Making Sense of Uncertainty
28 Jun 2013
Think uncertainty is a bad thing? It’s actually a mark of sound science.
Scientists and research institutes are challenging the idea that uncertainty in research is a reason for people to worry about the reliability of findings.
Researchers in climate science, disease modelling, epidemiology, weather forecasting and natural hazard prediction say that we should be relieved when scientists describe the uncertainties in their work. It doesn’t necessarily mean that we cannot make decisions – we might well have ‘operational knowledge’ – but it does mean that there is greater confidence about what is known and unknown.
Launching a guide to Making Sense of Uncertainty at the World Conference of Science Journalists today, researchers working in some of the most significant, cutting edge fields say that if policy makers and the public are discouraged by the existence of uncertainty, we miss out on important discussions about the development of new drugs, taking action to mitigate the impact of natural hazards, how to respond to the changing climate and to pandemic threats.
Interrogated with the question ‘But are you certain?’, they say, they have ended up sounding defensive or as though their results are not meaningful. Instead we need to embrace uncertainty, especially when trying to understand more about complex systems, and ask about operational knowledge: ‘What do we need to know to make a decision? And do we know it?’
In Making Sense of Uncertainty they review the current discussion and discuss:
• The way scientists use uncertainty to express how confident they are about results
• That uncertainty can be abused to undermine evidence or to suggest anything could be true: from alternative cancer treatments to anthropogenic CO2 not changing the atmosphere.
• Why uncertainty is not a barrier to taking action – decision makers usually look for a higher level of certainty for an operational decision (such as introducing body scanners in airports) than for a decision based on broader ideology or politics (such as reducing crime rates).
Tracey Brown, Managing Director, Sense About Science: “Scientific research doesn’t just produce information – about earthquake frequency or the causes of cancer - it estimates how much of the picture we have by trying to measure the uncertainty in that information. However, this does not mean that we are waiting for the day of certainty to arrive! It is especially important to recognise that in discussions where we have decisions to make, about whether to spend more on buildings that withstand earthquakes and whether to stockpile a vaccine. Instead, ‘do we have operational knowledge?’ is one of the most useful questions anyone can ask.”
Dr Frank de Vocht, Lecturer in Occupational and Environmental Health in the Institute of Population Health, at The University of Manchester, said: “Uncertainty is the most important factor that drives scientific development. It is important to understand what it means for policy makers, researchers, journalists and the public because of its potential to be misused for political, economic or ideological gain.”
David Stainforth, Senior Research Fellow, Grantham Research Institute, London School of Economics, said: “Uncertainty is simply part of our understanding. Sometimes the details matters, sometimes they don’t, but uncertainty is not a barrier to taking good decisions. Nor is it unfamiliar. We all take decisions under uncertainty every day.”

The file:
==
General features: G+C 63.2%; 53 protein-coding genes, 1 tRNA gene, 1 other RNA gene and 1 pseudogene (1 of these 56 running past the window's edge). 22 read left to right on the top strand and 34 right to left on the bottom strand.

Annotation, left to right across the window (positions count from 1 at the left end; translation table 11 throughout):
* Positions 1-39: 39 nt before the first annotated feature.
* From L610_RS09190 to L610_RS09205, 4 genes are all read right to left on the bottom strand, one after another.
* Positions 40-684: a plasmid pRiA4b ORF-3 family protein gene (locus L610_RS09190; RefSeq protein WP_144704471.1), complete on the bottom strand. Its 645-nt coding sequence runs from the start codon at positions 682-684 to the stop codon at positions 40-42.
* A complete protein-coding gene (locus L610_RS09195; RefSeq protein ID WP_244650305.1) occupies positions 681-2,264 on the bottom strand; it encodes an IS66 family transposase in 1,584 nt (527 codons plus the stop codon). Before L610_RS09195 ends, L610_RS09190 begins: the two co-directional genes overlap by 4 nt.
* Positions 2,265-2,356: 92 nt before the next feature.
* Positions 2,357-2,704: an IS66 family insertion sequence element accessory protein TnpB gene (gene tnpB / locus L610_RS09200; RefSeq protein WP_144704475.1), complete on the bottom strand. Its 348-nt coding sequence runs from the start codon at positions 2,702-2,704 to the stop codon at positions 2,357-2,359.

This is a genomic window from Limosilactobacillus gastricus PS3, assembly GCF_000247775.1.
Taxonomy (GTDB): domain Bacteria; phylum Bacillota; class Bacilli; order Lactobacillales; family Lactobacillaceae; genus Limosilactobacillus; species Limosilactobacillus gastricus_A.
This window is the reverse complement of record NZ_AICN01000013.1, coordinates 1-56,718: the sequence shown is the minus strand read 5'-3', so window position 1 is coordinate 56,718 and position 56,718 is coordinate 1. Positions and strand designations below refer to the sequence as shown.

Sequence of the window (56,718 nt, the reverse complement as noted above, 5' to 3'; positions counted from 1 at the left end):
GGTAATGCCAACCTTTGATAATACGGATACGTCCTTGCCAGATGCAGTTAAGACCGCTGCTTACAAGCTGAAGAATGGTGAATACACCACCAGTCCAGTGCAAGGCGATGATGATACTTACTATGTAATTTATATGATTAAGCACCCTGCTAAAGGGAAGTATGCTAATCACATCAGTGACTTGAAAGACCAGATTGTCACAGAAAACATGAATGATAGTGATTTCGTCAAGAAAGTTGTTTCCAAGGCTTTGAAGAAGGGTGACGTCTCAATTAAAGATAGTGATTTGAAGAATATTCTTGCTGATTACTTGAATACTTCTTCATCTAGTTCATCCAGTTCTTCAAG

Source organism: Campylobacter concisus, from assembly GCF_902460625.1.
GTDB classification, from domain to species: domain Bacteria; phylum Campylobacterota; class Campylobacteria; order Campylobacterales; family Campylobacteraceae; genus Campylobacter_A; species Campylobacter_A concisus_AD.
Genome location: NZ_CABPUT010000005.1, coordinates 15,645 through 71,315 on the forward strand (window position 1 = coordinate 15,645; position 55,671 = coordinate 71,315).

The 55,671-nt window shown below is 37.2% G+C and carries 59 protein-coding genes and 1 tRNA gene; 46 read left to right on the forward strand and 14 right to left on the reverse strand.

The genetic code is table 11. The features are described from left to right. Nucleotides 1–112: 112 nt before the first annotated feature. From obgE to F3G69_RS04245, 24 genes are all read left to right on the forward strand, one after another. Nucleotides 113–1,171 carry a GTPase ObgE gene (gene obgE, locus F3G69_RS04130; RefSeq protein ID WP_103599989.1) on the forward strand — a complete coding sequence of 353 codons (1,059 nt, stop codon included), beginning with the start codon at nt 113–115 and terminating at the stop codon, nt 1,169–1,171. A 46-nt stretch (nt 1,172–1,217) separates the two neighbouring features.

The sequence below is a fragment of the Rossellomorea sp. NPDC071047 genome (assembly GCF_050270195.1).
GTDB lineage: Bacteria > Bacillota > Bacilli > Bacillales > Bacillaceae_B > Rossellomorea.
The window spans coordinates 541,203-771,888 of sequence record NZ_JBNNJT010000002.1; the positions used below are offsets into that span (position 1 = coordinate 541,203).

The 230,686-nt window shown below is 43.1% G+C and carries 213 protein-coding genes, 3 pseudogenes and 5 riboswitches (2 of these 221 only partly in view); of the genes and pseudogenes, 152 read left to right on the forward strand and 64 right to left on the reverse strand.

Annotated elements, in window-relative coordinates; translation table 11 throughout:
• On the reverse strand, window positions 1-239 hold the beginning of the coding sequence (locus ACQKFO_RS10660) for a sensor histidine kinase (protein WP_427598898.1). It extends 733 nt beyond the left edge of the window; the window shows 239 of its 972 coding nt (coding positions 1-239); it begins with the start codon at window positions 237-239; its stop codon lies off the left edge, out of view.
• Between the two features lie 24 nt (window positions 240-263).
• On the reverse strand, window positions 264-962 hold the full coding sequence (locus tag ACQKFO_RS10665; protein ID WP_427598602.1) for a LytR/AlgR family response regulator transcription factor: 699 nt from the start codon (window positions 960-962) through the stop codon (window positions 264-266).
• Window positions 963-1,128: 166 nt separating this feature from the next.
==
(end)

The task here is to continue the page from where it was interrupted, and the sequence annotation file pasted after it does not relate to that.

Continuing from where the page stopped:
Angela Mclean, Professor of Mathematical Biology, University of Oxford, said: “If you can quantify the uncertainty around a statement then you have gone a long way towards understanding what is going on.”
To view the guide, visit:
Notes for editors
For details of The University of Manchester's involvement, please contact:
Alison Barbuti | Media Relations Officer | Faculty of Medical and Human Sciences |The University of Manchester
Tel. +44 (0)161 275 8383 | Mobile 07887 561 318 |Email: email@example.com
For more information or interviews contact Tabitha Innocent (in Helsinki) on firstname.lastname@example.org or +44 (0) 7949610702 or Sense About Science on +44 (0)20 7490 9590 or email@example.com
For hard copies of the guide email Tabitha Innocent on firstname.lastname@example.org
Notes to editors
1 There is a press briefing on this guide at the World Conference of Science Journalists 2013 in Helsinki on 27th June 12.30 EEST in the University of Helsinki, Main Building Fabianinkatu 33, 2nd floor, Consistory Hall
2. The guide will be launched to the public at a panel session of the World Conference of Science Journalists 2013 in Helsinki on 27th June at 14:50 – 15:30 EEST in the University of Helsinki, Main Building Fabianinkatu 33, Auditorium XIV.
Speakers at the panel session:
(Chair) Dr Leonor Sierra, science writer, University of Rochester
James Painter, Head of Journalism Fellowship Programme, Reuters Institute for the Study of Journalism
Dr Tabitha Innocent, Scientific Liaison, Sense About Science
Fabio Turone, Science journalist based in Milan, President of Science Writers in Italy, board member of EUSJA
For more information about the panel session see http://wcsj2013.org/making-sense-uncertainty/
3. The publication of Making Sense of Uncertainty was made possible by our partners Biotechnology and Biological Sciences Research Council; Natural Environment Research Council; Walker Institute for Climate System Research, University of Reading; University of Reading; John Innes Centre.
4. Sense About Science is a UK charity that equips people to make sense of evidence and campaigns for sound science and evidence in public life. www.senseaboutscience.org